After a programmer working on a top secret surveillance program snaps in a murderous rage, a notorious code wizard with problems of his own moves into the startup offices to figure out what went wrong and deliver the final product. But the deeper he delves into the code, the more the code takes on a malevolent life of its own.
Mark Netter’s ‘Nightmare Code’ is an ambitious, low budget sci-fi thriller that never really delivers on its ambition nor surpasses the restrictions of its budget.
Brett Desmond is hired to complete the unfinished coding work of “genius” programmer Foster Cotton, who snapped unexpectedly and rampaged through his office shooting several members of his management team before turning the gun on himself. Desmond, in legal trouble that is draining him financially, is quick to take up the contract, believing it will be an end to his woes. Besides, the code seems intriguing in its potential, and potentially revolutionary.
Cotton’s baby is ROPER, a type of facial recognition, pattern analysis program that can predict “probabilistic near-term behaviour”. Its possible real-world application could prevent crime before it occurs. The code is 95% complete, but Desmond’s employers require it finished as soon as possible lest they lose their $50 million contract. The pressure is considerable, but their promise to make all his problems go away is too tempting for Desmond and he leaves his wife and daughter at home to live on-site and launches himself into the job.
The further he delves into Cotton’s work the clearer the reasons for his eventual meltdown become and the more sinister he is revealed to have been. Meanwhile, the code seems to be taking on a life of its own…
If this all sounds intriguing, it rather is, but the promise of this initial setup gets mired down in clunky writing, paper-thin characterisation, confused plotting, pointless technique, a plodding pace and one or two really silly moments that seriously undermine what Netter has set out to do.
The film adopts a semi found-footage conceit, unfolding over various security displays and web cameras. For the most part it utilizes a split-screen approach that divides the frame into quadrants and has no discernable purpose other than to add some interest to the static setups and severe lack of production values. Though we are given four images to look at we never really need to see more than one, with no contrast or interrelationship between them. The viewer is essentially doing the editors job for him. Imagine the film without this technique. What is lost? Would its absence be missed?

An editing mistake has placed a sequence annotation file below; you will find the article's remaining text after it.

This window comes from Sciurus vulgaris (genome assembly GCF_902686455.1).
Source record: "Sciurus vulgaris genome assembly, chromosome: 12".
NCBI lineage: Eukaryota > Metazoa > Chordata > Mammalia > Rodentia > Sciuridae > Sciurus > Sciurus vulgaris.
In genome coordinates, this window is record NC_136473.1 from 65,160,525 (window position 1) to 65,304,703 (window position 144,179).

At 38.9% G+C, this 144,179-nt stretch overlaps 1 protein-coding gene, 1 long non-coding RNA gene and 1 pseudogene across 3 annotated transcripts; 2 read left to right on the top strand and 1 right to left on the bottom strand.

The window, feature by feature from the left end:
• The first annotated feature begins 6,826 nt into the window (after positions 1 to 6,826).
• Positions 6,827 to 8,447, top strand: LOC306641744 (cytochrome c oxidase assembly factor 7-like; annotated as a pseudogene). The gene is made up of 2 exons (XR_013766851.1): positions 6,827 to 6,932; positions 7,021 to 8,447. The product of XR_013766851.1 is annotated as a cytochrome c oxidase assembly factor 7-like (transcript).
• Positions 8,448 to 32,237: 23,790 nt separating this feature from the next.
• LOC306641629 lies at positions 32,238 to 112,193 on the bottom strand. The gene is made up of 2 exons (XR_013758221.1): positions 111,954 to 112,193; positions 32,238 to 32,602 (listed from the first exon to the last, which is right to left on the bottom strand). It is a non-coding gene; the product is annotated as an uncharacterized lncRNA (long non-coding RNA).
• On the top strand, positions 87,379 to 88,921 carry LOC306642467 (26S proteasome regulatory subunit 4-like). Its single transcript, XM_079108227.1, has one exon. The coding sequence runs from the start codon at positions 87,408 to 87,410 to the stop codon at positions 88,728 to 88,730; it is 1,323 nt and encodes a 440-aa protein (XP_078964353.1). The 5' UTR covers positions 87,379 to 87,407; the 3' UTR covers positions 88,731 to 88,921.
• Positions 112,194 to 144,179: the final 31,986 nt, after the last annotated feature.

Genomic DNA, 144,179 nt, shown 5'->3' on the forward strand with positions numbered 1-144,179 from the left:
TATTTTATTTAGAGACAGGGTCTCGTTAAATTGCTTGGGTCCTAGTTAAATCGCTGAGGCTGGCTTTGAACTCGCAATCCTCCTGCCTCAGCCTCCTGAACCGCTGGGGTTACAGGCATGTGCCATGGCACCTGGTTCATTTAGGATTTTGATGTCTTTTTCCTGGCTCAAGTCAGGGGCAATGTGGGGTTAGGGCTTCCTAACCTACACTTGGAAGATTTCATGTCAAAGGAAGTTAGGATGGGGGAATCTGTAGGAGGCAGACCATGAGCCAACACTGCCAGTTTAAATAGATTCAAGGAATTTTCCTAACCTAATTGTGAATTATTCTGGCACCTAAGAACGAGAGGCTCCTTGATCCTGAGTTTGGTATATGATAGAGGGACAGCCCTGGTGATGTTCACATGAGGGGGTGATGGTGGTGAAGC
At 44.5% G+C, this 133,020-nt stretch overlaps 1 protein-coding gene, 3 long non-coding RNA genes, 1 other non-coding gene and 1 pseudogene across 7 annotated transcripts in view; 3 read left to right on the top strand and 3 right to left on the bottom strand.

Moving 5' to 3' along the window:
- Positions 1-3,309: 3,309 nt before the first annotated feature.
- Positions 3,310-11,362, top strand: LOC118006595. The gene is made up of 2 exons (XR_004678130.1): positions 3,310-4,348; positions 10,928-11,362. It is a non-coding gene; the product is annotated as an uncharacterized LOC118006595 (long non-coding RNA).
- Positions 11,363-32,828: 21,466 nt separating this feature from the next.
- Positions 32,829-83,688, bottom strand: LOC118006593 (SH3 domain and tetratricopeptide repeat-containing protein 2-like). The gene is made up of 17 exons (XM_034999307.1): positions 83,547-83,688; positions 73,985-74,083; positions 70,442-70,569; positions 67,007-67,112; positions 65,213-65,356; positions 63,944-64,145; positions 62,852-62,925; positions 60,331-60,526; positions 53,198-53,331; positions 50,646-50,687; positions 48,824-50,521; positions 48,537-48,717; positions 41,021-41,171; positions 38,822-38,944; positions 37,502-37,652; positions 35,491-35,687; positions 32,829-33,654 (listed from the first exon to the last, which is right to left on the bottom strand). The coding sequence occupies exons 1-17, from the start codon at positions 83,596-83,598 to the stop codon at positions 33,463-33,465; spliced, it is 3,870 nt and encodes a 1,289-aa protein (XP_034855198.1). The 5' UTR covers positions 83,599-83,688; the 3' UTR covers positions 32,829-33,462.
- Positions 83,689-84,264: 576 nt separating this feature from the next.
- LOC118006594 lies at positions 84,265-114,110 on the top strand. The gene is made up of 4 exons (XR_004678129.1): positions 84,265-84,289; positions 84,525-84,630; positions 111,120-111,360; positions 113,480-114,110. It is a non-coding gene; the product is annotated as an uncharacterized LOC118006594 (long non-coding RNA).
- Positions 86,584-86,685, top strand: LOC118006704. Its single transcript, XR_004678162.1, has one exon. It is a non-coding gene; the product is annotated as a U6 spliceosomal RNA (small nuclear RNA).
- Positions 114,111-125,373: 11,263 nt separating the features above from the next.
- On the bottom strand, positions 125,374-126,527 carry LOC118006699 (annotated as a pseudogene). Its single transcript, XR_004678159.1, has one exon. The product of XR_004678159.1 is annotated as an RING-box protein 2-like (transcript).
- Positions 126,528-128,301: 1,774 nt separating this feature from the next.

One technique that does work is ROPER’s ability to tag faces and recognize behaviours, where little descriptors such as “antagonistic” or “smug” are shown underneath characters faces. This effect is put to good use in a scene featuring video footage of Cotton’s meltdown. Its use in a final scene, which marks a character as “astonished” and “dying”, elicits laughs at an inopportune moment.
We are told that ROPER glitches when these tags do not match behaviours, and in one scene are shown two characters attacking each other in a fight that did not actually occur. If the contract falls through, this little team of programmers would have a big future doing special effects in the Hollywood blockbuster machine, for they have perfected 100% photorealistic graphics and don’t even seem aware of how impressive that is.
There’s no real way around the fact that a film about programmers writing code is going to be inherently verbose. Netter’s attempts a slow burn approach to his exposition, but before too long the participants are just spelling it all out and yet somehow it is all still rather confusing.
The characterisation isn’t much better. Desmond’s arc is of the tired old work-before-family “Sorry I couldn’t be there honey” variety. It does help to provide his character’s motivation and lay the groundwork for the pressures that will weigh heavy on him and set into motion the third act, but it’s too bland to be emotionally investing. His behaviour at the end of the film is too sudden and out of nowhere to be convincing, though having him don a trilby does help. That’s just insane. Andrew J. West does what he can with the role, but he isn’t given much to work with.
Far more effective is Mei Melançon who gives a warm and grounded turn as Nora Huntsman, Desmond’s colleague. Her speech about her former drug addiction and learning to forgive herself is the most human and engaging in the film. There is at least one wretched performance here, and it is from a player in a small but key role, and it severely undercuts the proceedings.
If all this sounds terrible it really isn’t. Netter’s ambition is admirable and his ideas strong, but let down by the micro-budget and his undisciplined writing. It brings to mind films like ‘The Lawnmower Man’, ‘The Ghost in the Machine’ and even the William Gibson penned episode of The X-Files ‘Kill Switch’, but never feels like a throwback. Netter takes the material seriously. He touches on ideas of consumerism and the idealism of individuals caught up in the unethical machinations of greedy corporations, but he lacks the subtlety or finesse to really convince. There is a suggestion of the supernatural here where one is not needed, and the ending scene is as ridiculous as it is baffling. It’s not a bad film; it’s just not one I can really recommend.